Cauchy sequence without limit in a complete space?

1. Nov 11, 2009

LumenPlacidum

I know I'm doing something wrong here, but I can't find my mistake.

1) R^2 is a complete metric space under the ordinary Euclidean metric.
2) Consider the circle of radius 2, centered at the origin in R^2.
3) Construct a sequence {x_n} as follows:
x_1 is at the apex of the circle (0,2).
x_2 is counterclockwise around the circle, a distance of 1 away from x_1.
x_3 is counterclockwise around the circle, a distance of 1/2 away from x_2.
x_4 is counterclockwise around the circle, a distance of 1/3 away from x_3.
In general, x_n is counterclockwise around the circle, a distance of 1/(n-1) from x_n-1.
4) The distance between the x_n and x_n+1 is 1/n, which gets small as n gets large; so, {x_n} is a Cauchy sequence in R^2.
5) However, the total sum distance as n gets large diverges, since this is the harmonic series. Or, as you construct more and more points in the sequence, they continue to travel around the circle counterclockwise an arbitrarily-large number of times.
6) The sequence has no limit, since the sequence never settles on any one point on the circle.

This is in direct contradiction with R^2 being a complete metric space.

2. Nov 11, 2009

boboYO

First of all, why the circle? Your argument 'works' for the real line as well. The flaw is, you are misunderstanding the definition of a cauchy sequence. I will copy and paste from wikipedia:

emphasis mine; you only considered consecutive pairs :)

3. Nov 11, 2009

LumenPlacidum

Wait, really? Haha, to do my proof, that's exactly what I was hoping for. Silly me, misremembering Cauchy sequences.

Also, I had chosen the circle because it's easier to see how the sequence isn't converging, not that it's converging to something that's outside the space. I realize that either case would invalidate the completeness if it were a Cauchy sequence.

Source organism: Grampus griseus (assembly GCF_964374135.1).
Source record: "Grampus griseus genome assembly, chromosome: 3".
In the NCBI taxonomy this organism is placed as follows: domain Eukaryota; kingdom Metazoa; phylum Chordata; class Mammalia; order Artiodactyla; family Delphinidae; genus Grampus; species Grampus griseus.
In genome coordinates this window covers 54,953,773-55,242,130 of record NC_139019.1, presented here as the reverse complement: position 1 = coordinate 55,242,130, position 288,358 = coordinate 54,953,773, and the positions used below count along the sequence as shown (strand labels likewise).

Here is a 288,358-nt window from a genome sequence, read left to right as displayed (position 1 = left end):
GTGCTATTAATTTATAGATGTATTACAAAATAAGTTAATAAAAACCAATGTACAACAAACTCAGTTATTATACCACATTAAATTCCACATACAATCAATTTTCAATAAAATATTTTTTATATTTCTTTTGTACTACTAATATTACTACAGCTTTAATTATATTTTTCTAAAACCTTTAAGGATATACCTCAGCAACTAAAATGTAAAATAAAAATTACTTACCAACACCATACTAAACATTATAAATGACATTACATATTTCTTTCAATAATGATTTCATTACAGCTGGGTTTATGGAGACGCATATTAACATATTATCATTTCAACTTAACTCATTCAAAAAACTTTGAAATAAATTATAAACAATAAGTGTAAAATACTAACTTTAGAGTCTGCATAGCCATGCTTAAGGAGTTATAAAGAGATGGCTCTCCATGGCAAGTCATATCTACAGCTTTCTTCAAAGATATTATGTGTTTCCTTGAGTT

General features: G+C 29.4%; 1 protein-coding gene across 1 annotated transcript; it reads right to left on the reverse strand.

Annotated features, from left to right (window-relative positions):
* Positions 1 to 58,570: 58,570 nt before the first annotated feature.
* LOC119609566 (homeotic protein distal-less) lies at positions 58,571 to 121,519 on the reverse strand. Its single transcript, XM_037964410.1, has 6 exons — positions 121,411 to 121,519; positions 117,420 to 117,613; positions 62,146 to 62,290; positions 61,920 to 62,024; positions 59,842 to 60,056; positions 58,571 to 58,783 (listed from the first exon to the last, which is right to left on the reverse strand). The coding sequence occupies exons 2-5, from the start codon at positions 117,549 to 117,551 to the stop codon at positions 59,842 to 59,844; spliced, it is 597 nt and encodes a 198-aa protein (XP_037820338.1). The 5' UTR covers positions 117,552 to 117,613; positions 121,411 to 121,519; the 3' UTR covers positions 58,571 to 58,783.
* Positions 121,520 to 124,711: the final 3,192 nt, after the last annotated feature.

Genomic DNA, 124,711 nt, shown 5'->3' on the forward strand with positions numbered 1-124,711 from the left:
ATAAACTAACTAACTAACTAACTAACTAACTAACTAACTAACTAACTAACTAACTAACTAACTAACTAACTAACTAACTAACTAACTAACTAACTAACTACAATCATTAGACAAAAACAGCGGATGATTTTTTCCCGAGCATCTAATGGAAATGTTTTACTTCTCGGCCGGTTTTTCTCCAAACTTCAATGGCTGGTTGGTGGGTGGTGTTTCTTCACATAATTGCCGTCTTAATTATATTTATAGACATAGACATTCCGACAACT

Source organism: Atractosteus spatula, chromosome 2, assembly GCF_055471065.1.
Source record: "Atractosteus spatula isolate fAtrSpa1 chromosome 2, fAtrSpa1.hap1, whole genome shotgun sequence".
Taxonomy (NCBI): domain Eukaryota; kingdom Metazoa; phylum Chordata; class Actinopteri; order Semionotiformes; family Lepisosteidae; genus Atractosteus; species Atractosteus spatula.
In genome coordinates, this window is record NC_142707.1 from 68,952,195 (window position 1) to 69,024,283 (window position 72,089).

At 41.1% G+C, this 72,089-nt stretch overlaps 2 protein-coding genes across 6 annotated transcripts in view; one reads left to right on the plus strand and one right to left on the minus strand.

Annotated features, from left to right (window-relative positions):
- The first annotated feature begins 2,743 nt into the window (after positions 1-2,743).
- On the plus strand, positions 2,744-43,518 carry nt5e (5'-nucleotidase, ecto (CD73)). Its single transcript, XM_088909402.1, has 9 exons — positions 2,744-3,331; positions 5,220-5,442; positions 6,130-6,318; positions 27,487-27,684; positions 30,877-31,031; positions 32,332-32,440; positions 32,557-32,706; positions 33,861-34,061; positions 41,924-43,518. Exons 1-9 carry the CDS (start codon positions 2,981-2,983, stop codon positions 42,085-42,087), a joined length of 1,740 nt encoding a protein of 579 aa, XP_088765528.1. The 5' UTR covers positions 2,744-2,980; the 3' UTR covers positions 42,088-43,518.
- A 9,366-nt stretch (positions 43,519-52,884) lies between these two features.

Thanks, though. Not sure how I missed that.

4. Nov 11, 2009

letmeknow

I have a question about this. If first we ignore the part about the sums and just consider the points and their distance from the previous terms, do these never approach a particular value on the circle? I see that it is Cauchy in a complete space so it must converge, I thought. It does seem that the sequence is Cauchy since given any e, we can find an n in N such that for all m>n, |x_m - x_{m+1}| < e.

I suppose that was my thinking at first. My second thought is that since the distance difference is the harmonic sequence, for any 2 points after n we don't have that the distance between them is ever necessarily less than e.

So the sequence isn't Cauchy for the second reason? Thanks

5. Nov 11, 2009

LumenPlacidum

Your first paragraph is wrong because you have to be able to get all of the terms after some Nth term to ALL be in an arbitrarily small epsilon-neighborhood.

Your second thought is correct. If epsilon is smaller than 4 (since I chose a circle of radius 2), then no matter how high you pick N, there will be some values of n and m that will give you points essentially on opposite sides of the circle, making them greater than epsilon distance from one another, implying that the sequence isn't Cauchy after all.

6. Nov 11, 2009

letmeknow

That's a great point. Thanks.